My Time at Sandrock Review – The rural charm of the country

Reviewed November 2, 2023 on PC


PC, Nintendo Switch, PS5, Xbox Series X|S


November 2, 2023


PM Studios


Pathea Games

It’s been almost a year and a half since Pathea’s My Time At Sandrock was released into Early Access. Sandrock is a cosy mismatch of a game, combining mechanics and gameplay styles from the farming/life/building sims many know and love. Set in the desert oasis town of Sandrock, you play as a new builder who’s come to rebuild the town to its former glory. All at the same time, a conspiracy theory develops about a local bandit trying to steal the town’s only natural resource, water. Since its Early Access release, Pathea has delivered continuous patches, along with major updates containing new arcs and much-anticipated mechanics like marriage. With its full release now upon us, Sandrock proudly flaunts its solid foundation whilst continuing to build with a great story.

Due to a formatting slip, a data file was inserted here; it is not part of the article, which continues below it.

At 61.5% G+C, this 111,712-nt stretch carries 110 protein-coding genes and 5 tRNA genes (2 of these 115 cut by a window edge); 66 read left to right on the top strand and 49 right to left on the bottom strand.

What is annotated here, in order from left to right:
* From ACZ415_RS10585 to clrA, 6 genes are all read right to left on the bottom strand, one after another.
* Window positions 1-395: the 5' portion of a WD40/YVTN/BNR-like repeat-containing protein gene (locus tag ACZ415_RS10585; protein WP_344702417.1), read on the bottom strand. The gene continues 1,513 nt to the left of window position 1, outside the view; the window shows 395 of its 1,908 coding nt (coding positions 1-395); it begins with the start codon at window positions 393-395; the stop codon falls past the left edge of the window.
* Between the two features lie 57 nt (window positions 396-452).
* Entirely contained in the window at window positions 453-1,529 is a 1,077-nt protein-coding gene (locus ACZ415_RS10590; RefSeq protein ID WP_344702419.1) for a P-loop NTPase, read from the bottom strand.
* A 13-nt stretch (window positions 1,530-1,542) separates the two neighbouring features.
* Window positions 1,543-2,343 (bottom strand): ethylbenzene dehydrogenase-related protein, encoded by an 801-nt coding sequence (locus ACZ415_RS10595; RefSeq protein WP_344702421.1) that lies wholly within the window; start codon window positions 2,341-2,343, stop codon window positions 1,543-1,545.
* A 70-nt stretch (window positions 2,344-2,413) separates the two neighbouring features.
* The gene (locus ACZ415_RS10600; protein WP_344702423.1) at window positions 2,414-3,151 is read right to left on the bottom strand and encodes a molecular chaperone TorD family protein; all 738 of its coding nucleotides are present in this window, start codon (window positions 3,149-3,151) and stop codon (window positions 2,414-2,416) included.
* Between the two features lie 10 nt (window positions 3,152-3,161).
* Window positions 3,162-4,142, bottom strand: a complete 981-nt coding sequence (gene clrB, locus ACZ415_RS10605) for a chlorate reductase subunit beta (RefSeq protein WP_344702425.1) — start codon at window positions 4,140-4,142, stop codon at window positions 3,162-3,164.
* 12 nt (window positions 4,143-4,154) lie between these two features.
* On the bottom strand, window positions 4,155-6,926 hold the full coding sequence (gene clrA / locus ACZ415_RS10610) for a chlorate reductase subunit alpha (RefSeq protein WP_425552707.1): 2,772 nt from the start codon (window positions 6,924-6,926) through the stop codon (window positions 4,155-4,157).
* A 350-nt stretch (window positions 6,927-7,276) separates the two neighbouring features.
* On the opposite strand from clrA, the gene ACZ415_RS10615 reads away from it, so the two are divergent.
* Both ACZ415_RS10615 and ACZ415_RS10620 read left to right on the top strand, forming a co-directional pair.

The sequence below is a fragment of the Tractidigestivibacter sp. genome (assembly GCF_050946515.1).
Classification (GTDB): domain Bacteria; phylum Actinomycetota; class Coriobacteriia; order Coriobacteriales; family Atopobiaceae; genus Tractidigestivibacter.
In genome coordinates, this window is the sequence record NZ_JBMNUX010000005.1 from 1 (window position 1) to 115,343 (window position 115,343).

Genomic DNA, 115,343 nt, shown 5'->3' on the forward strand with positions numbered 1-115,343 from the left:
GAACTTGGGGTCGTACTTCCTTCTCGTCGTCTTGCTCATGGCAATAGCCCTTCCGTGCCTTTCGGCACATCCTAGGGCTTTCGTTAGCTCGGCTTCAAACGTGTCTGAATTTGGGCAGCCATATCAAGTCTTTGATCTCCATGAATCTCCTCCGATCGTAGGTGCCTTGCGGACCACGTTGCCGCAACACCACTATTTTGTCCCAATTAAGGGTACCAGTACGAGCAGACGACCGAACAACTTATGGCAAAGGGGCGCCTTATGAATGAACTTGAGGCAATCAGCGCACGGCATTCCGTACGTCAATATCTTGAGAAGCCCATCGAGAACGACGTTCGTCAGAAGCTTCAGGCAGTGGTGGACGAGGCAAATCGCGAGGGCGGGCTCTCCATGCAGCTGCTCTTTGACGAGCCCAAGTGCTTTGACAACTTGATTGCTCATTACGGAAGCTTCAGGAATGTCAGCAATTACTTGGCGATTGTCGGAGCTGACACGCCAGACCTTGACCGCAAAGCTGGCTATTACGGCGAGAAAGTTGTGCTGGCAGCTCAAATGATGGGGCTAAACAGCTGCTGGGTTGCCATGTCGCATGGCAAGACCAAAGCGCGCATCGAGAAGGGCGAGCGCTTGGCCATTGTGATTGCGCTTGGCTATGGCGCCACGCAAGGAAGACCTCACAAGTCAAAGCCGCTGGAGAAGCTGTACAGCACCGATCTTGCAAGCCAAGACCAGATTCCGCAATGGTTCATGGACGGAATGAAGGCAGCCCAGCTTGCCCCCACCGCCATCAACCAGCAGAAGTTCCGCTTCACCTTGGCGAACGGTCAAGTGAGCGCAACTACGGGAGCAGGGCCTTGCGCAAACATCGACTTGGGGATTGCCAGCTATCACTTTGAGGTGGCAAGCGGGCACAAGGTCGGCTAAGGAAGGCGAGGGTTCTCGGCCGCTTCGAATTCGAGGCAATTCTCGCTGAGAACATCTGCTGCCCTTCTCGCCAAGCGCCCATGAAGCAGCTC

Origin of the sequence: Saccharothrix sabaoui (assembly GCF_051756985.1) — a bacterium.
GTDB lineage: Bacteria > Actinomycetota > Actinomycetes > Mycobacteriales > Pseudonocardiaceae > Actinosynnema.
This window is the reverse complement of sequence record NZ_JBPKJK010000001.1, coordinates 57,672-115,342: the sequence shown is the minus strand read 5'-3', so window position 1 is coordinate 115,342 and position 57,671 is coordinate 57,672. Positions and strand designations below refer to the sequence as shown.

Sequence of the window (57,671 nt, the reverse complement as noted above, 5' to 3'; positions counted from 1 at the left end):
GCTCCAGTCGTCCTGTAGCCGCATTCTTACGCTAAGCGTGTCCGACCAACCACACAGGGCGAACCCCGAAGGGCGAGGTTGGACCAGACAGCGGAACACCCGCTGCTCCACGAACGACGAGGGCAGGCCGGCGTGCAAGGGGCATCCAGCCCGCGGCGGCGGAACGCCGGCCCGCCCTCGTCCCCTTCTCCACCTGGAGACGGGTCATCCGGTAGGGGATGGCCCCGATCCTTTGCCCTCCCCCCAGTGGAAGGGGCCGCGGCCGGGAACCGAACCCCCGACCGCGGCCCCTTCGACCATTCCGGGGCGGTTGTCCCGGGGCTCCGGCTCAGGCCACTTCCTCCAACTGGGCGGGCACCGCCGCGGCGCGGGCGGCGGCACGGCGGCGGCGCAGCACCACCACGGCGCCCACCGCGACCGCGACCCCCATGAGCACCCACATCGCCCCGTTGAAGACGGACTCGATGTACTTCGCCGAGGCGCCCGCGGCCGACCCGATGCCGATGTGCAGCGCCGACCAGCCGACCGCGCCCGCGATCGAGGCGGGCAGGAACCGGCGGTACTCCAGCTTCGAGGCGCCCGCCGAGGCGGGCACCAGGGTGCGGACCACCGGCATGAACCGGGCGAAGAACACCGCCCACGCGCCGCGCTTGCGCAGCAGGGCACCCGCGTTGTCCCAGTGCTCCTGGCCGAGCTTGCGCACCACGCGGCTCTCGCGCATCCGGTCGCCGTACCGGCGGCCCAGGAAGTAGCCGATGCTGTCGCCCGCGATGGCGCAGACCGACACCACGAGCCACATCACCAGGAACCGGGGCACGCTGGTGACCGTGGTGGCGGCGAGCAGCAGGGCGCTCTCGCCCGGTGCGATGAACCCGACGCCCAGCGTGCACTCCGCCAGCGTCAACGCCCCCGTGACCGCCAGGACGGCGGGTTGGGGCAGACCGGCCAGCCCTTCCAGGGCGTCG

Since my initial hands-on preview mid last year, a lot of the early story elements and gameplay haven’t seen any drastic changes. At the time, players were only privy to act one content, which had you rebuilding parts of the town as you unlock new things to do. Things like fixing the greenhouse so you can have a garden as well as building a bridge to a new area called Shonash Canyon. Sandrock begins with you playing as a new builder moving to Sandrock. Waiting at the train station for you is Mi-an, another builder. The two of you are tasked with helping out Sandrock and building the small town to its former glory. Throughout the game, you take on quests to build up the local pub, and even help repair the water tower. And while there are ruminations of a conspiracy afoot, it isn’t until you hit act two that things get really out of hand.